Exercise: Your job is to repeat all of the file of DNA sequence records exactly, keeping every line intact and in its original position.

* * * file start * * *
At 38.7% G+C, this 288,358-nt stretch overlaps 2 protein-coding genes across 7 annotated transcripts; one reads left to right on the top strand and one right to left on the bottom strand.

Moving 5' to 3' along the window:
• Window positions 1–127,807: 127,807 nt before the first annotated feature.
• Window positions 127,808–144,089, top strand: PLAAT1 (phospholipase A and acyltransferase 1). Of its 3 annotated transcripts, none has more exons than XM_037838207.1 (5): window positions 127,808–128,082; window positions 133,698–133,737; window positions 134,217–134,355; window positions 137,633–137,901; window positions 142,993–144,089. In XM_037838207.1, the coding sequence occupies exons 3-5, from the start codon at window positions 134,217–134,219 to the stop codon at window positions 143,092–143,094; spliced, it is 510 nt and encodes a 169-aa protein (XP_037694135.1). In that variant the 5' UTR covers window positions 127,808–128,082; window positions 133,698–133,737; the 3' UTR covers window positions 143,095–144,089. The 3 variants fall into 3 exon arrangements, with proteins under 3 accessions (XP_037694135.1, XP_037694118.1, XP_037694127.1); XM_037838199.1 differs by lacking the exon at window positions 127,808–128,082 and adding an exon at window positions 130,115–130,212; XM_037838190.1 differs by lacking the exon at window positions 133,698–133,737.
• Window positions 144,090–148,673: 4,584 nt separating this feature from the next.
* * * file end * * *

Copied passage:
At 38.7% G+C, this 288,358-nt stretch overlaps 2 protein-coding genes across 7 annotated transcripts; one reads left to right on the top strand and one right to left on the bottom strand.

Moving 5' to 3' along the window:
• Window positions 1–127,807: 127,807 nt before the first annotated feature.
• Window positions 127,808–144,089, top strand: PLAAT1 (phospholipase A and acyltransferase 1). Of its 3 annotated transcripts, none has more exons than XM_037838207.1 (5): window positions 127,808–128,082; window positions 133,698–133,737; window positions 134,217–134,355; window positions 137,633–137,901; window positions 142,993–144,089. In XM_037838207.1, the coding sequence occupies exons 3-5, from the start codon at window positions 134,217–134,219 to the stop codon at window positions 143,092–143,094; spliced, it is 510 nt and encodes a 169-aa protein (XP_037694135.1). In that variant the 5' UTR covers window positions 127,808–128,082; window positions 133,698–133,737; the 3' UTR covers window positions 143,095–144,089. The 3 variants fall into 3 exon arrangements, with proteins under 3 accessions (XP_037694135.1, XP_037694118.1, XP_037694127.1); XM_037838199.1 differs by lacking the exon at window positions 127,808–128,082 and adding an exon at window positions 130,115–130,212; XM_037838190.1 differs by lacking the exon at window positions 133,698–133,737.
• Window positions 144,090–148,673: 4,584 nt separating this feature from the next.